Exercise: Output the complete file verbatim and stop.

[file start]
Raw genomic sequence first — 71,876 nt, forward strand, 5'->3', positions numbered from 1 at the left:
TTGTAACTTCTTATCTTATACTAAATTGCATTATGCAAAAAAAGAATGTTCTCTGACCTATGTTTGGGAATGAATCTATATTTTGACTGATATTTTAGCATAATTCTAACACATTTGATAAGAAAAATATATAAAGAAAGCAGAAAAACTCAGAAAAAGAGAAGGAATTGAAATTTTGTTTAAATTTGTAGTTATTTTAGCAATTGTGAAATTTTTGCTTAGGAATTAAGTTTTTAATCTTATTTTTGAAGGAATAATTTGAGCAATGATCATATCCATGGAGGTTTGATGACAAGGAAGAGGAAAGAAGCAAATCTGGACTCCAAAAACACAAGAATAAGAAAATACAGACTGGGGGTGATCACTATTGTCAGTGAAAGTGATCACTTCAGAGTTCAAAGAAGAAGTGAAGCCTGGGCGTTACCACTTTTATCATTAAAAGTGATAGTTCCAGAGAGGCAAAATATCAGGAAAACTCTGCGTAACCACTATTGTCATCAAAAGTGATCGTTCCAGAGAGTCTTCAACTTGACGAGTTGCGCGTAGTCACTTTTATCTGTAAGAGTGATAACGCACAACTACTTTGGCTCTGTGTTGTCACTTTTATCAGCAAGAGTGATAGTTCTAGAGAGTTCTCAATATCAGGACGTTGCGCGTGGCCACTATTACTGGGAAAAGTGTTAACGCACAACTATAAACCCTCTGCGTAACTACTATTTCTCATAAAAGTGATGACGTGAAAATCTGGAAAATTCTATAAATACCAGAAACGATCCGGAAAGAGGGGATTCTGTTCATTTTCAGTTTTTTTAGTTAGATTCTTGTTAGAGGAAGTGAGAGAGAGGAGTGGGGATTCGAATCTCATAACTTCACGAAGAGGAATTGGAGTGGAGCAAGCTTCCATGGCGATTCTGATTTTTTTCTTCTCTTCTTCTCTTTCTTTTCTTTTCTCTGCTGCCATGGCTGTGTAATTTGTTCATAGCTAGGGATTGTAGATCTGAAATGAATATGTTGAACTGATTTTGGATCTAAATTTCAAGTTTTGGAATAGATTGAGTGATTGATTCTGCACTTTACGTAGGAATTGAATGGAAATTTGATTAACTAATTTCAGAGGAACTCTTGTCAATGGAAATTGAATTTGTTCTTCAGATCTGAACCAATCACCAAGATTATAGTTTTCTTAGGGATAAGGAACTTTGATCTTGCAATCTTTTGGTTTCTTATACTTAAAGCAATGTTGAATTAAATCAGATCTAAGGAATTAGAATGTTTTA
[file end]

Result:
Raw genomic sequence first — 71,876 nt, forward strand, 5'->3', positions numbered from 1 at the left:
TTGTAACTTCTTATCTTATACTAAATTGCATTATGCAAAAAAAGAATGTTCTCTGACCTATGTTTGGGAATGAATCTATATTTTGACTGATATTTTAGCATAATTCTAACACATTTGATAAGAAAAATATATAAAGAAAGCAGAAAAACTCAGAAAAAGAGAAGGAATTGAAATTTTGTTTAAATTTGTAGTTATTTTAGCAATTGTGAAATTTTTGCTTAGGAATTAAGTTTTTAATCTTATTTTTGAAGGAATAATTTGAGCAATGATCATATCCATGGAGGTTTGATGACAAGGAAGAGGAAAGAAGCAAATCTGGACTCCAAAAACACAAGAATAAGAAAATACAGACTGGGGGTGATCACTATTGTCAGTGAAAGTGATCACTTCAGAGTTCAAAGAAGAAGTGAAGCCTGGGCGTTACCACTTTTATCATTAAAAGTGATAGTTCCAGAGAGGCAAAATATCAGGAAAACTCTGCGTAACCACTATTGTCATCAAAAGTGATCGTTCCAGAGAGTCTTCAACTTGACGAGTTGCGCGTAGTCACTTTTATCTGTAAGAGTGATAACGCACAACTACTTTGGCTCTGTGTTGTCACTTTTATCAGCAAGAGTGATAGTTCTAGAGAGTTCTCAATATCAGGACGTTGCGCGTGGCCACTATTACTGGGAAAAGTGTTAACGCACAACTATAAACCCTCTGCGTAACTACTATTTCTCATAAAAGTGATGACGTGAAAATCTGGAAAATTCTATAAATACCAGAAACGATCCGGAAAGAGGGGATTCTGTTCATTTTCAGTTTTTTTAGTTAGATTCTTGTTAGAGGAAGTGAGAGAGAGGAGTGGGGATTCGAATCTCATAACTTCACGAAGAGGAATTGGAGTGGAGCAAGCTTCCATGGCGATTCTGATTTTTTTCTTCTCTTCTTCTCTTTCTTTTCTTTTCTCTGCTGCCATGGCTGTGTAATTTGTTCATAGCTAGGGATTGTAGATCTGAAATGAATATGTTGAACTGATTTTGGATCTAAATTTCAAGTTTTGGAATAGATTGAGTGATTGATTCTGCACTTTACGTAGGAATTGAATGGAAATTTGATTAACTAATTTCAGAGGAACTCTTGTCAATGGAAATTGAATTTGTTCTTCAGATCTGAACCAATCACCAAGATTATAGTTTTCTTAGGGATAAGGAACTTTGATCTTGCAATCTTTTGGTTTCTTATACTTAAAGCAATGTTGAATTAAATCAGATCTAAGGAATTAGAATGTTTTA